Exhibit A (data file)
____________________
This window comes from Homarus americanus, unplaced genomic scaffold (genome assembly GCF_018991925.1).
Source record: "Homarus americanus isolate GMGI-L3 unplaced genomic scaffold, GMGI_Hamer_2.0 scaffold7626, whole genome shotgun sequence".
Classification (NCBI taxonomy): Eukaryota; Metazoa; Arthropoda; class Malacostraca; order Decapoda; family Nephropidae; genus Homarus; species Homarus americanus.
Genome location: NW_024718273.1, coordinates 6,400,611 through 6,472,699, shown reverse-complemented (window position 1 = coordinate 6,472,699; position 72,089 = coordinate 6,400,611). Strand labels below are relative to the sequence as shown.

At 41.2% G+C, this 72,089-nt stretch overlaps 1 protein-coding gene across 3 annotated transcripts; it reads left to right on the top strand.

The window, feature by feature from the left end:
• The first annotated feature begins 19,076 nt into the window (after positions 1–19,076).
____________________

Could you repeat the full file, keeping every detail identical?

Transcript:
This window comes from Homarus americanus, unplaced genomic scaffold (genome assembly GCF_018991925.1).
Source record: "Homarus americanus isolate GMGI-L3 unplaced genomic scaffold, GMGI_Hamer_2.0 scaffold7626, whole genome shotgun sequence".
Classification (NCBI taxonomy): Eukaryota; Metazoa; Arthropoda; class Malacostraca; order Decapoda; family Nephropidae; genus Homarus; species Homarus americanus.
Genome location: NW_024718273.1, coordinates 6,400,611 through 6,472,699, shown reverse-complemented (window position 1 = coordinate 6,472,699; position 72,089 = coordinate 6,400,611). Strand labels below are relative to the sequence as shown.

At 41.2% G+C, this 72,089-nt stretch overlaps 1 protein-coding gene across 3 annotated transcripts; it reads left to right on the top strand.

The window, feature by feature from the left end:
• The first annotated feature begins 19,076 nt into the window (after positions 1–19,076).